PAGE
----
There are two ways to think about Google’s Chromecast streaming dongle in 2018.
You could consider it as only a streaming device, committing Google’s vision of using a phone or tablet as your only TV remote. This unconventional approach has its upsides, but it’s less appealing than it used to be as low-cost streamers from Roku and Amazon have become faster and more versatile.
Alternatively, you might view Chromecast as a secondary streamer, living alongside the Roku, Fire TV, or Apple TV that you already own. You won’t have to give up a proper remote control, but can still use Chromecast to launch videos from your phone, screen-share from an Android phone or laptop, view Google Photos on the big screen, and control your TV with Google Assistant voice commands.
For $35, Chromecast isn’t an expensive streamer either way, but it’s better as a supplement than a centerpiece in your living room.
New look, minor upgrades
The new Chromecast isn’t much different from the second-generation model from 2015. The new design has rounder edges, but it’s still a small puck that hangs behind the TV on a 3-inch HDMI cable, and it still uses the TV’s USB port or a wall outlet for power. (You’ll likely need to choose the latter if you want the Chromecast to turn the TV on when it connects to your phone.)
The way you use Chromecast hasn’t really changed, either: In lieu of a remote control and TV-based menus, Chromecast uses the streaming apps on your iOS or Android device as the interface. Apps that support Chromecast will show a cast button that links your device to the television, and whatever video you select will begin playing on the larger screen. You can also use the Chrome browser on a laptop or desktop to launch video from websites that offer that feature.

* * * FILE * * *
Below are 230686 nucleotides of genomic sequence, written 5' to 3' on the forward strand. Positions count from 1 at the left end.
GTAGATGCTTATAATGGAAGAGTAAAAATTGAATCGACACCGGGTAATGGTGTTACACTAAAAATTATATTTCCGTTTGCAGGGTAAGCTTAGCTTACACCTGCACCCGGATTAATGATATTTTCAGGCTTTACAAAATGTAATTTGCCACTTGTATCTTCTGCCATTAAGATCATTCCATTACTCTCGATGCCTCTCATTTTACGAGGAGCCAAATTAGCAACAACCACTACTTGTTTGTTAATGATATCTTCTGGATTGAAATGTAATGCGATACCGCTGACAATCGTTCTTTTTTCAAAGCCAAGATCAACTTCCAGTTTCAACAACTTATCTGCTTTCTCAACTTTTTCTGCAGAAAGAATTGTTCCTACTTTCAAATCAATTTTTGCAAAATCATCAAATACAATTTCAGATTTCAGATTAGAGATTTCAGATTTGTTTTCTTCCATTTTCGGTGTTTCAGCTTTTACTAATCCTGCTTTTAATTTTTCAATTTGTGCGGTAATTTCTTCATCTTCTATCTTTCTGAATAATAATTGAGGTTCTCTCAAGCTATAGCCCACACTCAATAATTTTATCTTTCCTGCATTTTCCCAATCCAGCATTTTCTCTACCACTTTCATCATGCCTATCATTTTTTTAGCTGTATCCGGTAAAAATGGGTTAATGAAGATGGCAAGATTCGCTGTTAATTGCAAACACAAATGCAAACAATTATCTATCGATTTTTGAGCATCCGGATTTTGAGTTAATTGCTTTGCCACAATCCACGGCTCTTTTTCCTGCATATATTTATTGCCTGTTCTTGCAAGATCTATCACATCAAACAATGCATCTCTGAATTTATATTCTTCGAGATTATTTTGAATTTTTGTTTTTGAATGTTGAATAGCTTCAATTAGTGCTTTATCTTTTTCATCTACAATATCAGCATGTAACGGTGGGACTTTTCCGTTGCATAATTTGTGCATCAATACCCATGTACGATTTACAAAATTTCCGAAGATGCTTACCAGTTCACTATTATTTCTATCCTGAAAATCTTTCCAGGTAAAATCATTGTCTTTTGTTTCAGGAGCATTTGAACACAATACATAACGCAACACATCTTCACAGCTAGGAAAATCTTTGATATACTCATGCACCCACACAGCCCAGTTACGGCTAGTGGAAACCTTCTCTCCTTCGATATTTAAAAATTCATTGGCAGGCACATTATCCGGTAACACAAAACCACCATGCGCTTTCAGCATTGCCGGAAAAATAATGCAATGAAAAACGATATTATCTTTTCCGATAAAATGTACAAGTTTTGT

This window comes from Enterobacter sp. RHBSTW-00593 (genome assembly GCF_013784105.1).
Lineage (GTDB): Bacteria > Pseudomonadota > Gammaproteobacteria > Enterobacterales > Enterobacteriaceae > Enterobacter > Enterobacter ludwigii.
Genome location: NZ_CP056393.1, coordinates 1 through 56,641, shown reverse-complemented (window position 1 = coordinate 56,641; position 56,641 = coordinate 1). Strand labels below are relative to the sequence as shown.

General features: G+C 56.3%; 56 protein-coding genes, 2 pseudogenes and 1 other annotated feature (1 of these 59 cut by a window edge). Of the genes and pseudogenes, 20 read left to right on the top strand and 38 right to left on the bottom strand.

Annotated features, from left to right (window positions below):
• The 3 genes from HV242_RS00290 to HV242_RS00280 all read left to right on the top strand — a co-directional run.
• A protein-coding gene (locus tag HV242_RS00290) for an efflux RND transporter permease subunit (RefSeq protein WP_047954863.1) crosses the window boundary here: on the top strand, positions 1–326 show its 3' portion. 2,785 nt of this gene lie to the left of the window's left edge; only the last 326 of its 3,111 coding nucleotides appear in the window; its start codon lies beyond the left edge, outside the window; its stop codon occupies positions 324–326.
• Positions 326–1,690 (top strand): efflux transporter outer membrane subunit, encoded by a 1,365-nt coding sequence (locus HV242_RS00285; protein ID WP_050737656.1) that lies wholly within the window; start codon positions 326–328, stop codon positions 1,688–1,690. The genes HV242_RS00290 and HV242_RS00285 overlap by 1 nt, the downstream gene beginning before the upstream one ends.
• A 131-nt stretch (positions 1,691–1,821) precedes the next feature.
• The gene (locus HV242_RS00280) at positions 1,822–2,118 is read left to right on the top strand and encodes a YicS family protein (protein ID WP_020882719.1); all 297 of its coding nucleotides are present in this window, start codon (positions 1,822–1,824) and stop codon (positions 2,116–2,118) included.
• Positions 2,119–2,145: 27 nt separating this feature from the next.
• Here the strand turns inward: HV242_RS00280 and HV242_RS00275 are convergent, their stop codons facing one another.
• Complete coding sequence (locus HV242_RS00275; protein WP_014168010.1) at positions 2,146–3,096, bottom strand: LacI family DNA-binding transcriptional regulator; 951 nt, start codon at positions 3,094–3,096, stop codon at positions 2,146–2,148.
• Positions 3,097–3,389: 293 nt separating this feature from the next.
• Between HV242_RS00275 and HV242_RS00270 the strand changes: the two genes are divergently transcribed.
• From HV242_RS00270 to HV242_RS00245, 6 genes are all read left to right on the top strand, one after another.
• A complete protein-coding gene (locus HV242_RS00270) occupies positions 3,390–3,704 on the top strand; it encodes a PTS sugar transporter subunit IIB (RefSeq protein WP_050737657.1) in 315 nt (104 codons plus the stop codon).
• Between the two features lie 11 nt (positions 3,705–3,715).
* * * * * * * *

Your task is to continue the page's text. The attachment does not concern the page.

What’s different, then? The new Chromecast supports 60-frames-per-second video at 1080p resolution, versus either 720p at 60 frames per second or 1080p at 30 frames per second on older versions. In practical terms, this means certain YouTube and Twitch videos will look sharper without sacrificing smoothness, and the Chromecast will be somewhat future-proof if live TV services graduate from 720p to 1080p streaming. (You’ll still need a $69 Chromecast Ultra for streaming in 4K and HDR, however.)
Google says the third-generation Chromecast is 15 percent faster than its predecessor, though this only affects load times, since your phone or tablet handles the actual navigation. While the second-generation Chromecast was plenty fast already, the latest version is a significant improvement over the original 2013 model. In my tests, the new Chromecast loaded a Netflix video in 7 seconds (17 seconds faster than the original), a PlayStation Vue channel in 9 seconds (7 seconds faster than the original), a Hulu video in 8 seconds (9 seconds faster than the original), and a Google Play Music track in 5 seconds (4 seconds faster than the original).
Goodbye remote, hello Assistant
Although your phone or tablet is still the main way to control Chromecast, the device has learned some new tricks lately through its ties to Google Assistant. With a Google Home speaker—or just the Google Assistant app on your phone—you can use “Hey Google” voice commands to launch videos, control playback, and adjust the volume. When it works, it’s even faster than launching a video from your phone, let alone thumbing around with a remote.